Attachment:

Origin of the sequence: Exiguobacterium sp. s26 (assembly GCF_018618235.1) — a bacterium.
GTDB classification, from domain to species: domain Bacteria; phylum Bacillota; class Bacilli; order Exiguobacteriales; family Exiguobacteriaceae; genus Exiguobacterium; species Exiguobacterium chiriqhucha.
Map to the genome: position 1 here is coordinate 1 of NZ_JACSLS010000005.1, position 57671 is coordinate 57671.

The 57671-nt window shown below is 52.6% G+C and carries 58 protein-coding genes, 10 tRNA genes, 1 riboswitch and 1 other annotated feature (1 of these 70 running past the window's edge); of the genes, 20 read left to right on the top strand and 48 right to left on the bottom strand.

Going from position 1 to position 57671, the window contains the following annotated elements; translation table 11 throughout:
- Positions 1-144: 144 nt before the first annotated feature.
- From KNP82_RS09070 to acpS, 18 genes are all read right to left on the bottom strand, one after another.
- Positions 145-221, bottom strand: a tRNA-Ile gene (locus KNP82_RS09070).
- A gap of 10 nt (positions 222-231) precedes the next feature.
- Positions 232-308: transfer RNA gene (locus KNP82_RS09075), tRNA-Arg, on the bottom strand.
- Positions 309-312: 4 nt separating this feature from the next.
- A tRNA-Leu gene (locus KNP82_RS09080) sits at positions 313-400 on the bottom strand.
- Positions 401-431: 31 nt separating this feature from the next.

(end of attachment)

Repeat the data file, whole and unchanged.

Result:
Origin of the sequence: Exiguobacterium sp. s26 (assembly GCF_018618235.1) — a bacterium.
GTDB classification, from domain to species: domain Bacteria; phylum Bacillota; class Bacilli; order Exiguobacteriales; family Exiguobacteriaceae; genus Exiguobacterium; species Exiguobacterium chiriqhucha.
Map to the genome: position 1 here is coordinate 1 of NZ_JACSLS010000005.1, position 57671 is coordinate 57671.

The 57671-nt window shown below is 52.6% G+C and carries 58 protein-coding genes, 10 tRNA genes, 1 riboswitch and 1 other annotated feature (1 of these 70 running past the window's edge); of the genes, 20 read left to right on the top strand and 48 right to left on the bottom strand.

Going from position 1 to position 57671, the window contains the following annotated elements; translation table 11 throughout:
- Positions 1-144: 144 nt before the first annotated feature.
- From KNP82_RS09070 to acpS, 18 genes are all read right to left on the bottom strand, one after another.
- Positions 145-221, bottom strand: a tRNA-Ile gene (locus KNP82_RS09070).
- A gap of 10 nt (positions 222-231) precedes the next feature.
- Positions 232-308: transfer RNA gene (locus KNP82_RS09075), tRNA-Arg, on the bottom strand.
- Positions 309-312: 4 nt separating this feature from the next.
- A tRNA-Leu gene (locus KNP82_RS09080) sits at positions 313-400 on the bottom strand.
- Positions 401-431: 31 nt separating this feature from the next.